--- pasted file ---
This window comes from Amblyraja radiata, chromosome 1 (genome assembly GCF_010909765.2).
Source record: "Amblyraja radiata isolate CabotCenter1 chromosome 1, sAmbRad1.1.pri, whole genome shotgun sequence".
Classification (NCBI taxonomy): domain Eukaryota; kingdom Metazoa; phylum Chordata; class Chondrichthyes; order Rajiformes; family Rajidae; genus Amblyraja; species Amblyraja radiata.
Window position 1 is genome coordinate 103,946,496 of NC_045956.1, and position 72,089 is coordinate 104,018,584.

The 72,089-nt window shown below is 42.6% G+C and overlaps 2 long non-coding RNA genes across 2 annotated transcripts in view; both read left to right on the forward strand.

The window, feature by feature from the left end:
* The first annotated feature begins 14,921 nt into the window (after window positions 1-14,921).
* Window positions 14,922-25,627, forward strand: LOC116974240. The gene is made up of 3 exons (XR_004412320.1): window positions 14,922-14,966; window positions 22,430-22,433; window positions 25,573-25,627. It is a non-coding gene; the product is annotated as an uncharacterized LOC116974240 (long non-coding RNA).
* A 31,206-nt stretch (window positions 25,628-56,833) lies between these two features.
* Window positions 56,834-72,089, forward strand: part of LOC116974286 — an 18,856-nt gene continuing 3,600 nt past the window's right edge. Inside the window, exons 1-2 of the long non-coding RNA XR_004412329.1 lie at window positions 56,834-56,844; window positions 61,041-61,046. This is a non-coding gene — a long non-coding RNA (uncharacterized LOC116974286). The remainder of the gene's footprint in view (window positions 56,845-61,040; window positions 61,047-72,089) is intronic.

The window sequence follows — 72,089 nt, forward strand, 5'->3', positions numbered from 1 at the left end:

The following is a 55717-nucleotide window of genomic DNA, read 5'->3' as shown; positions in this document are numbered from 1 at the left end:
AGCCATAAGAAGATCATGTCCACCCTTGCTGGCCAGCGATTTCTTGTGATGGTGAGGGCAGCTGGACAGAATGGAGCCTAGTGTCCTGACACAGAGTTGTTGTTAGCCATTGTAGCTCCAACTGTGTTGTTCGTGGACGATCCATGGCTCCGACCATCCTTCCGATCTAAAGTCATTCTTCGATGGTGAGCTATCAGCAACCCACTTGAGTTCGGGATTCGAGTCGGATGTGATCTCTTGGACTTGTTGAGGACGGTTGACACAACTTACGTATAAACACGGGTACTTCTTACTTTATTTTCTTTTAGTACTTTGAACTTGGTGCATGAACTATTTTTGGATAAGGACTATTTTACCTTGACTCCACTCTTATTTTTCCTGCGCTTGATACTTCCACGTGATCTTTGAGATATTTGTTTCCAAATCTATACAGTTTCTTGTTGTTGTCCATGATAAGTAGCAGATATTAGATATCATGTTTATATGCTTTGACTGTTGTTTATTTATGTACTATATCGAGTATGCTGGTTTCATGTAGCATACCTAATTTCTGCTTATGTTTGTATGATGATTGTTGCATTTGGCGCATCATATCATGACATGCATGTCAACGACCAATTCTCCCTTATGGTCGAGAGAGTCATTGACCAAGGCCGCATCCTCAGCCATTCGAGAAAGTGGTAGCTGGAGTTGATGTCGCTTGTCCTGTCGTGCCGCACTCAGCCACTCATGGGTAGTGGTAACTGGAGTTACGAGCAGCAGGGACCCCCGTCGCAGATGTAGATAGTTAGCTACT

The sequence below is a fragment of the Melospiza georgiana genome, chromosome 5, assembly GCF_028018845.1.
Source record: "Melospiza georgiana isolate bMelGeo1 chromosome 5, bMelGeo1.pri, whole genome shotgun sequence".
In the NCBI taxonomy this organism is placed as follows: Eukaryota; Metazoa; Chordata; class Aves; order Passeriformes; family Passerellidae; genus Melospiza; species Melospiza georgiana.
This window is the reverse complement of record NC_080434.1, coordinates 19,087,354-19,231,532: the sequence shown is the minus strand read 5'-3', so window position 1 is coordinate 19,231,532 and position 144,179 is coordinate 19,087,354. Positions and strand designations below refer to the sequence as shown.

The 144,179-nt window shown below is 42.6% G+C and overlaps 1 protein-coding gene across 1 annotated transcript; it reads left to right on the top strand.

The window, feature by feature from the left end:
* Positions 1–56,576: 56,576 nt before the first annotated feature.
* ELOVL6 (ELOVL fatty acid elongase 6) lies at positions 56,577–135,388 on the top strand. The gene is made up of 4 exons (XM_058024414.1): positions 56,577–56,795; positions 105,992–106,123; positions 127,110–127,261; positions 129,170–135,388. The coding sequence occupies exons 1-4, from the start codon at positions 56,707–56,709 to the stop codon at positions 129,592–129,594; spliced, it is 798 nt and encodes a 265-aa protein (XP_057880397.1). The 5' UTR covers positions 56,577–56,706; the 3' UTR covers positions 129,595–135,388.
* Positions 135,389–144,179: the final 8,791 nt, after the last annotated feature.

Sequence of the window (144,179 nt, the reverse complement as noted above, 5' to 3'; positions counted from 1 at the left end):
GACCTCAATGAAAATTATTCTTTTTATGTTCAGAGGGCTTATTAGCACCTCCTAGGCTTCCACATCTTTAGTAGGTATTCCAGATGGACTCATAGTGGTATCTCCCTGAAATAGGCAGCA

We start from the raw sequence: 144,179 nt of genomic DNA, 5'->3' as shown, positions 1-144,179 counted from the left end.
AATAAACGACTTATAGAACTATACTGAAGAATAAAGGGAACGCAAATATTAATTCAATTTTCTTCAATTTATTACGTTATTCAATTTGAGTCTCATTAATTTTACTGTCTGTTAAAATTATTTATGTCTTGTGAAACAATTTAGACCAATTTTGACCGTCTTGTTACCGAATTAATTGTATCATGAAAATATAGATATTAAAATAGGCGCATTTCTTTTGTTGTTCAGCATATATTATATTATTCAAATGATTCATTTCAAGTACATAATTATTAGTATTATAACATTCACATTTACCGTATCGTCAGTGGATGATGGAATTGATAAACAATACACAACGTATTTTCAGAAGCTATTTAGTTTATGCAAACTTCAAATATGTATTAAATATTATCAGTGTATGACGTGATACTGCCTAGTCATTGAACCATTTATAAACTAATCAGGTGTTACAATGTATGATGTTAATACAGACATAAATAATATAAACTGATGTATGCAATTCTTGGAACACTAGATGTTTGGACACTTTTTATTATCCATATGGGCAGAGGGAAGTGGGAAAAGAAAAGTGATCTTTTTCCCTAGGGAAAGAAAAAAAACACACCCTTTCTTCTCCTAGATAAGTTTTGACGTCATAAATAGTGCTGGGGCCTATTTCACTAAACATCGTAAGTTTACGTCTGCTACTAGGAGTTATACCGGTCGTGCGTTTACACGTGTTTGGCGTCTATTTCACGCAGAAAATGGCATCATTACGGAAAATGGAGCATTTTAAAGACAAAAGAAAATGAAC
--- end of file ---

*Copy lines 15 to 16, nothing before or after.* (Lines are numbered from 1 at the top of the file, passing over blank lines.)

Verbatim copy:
Source record: "Melospiza georgiana isolate bMelGeo1 chromosome 5, bMelGeo1.pri, whole genome shotgun sequence".
In the NCBI taxonomy this organism is placed as follows: Eukaryota; Metazoa; Chordata; class Aves; order Passeriformes; family Passerellidae; genus Melospiza; species Melospiza georgiana.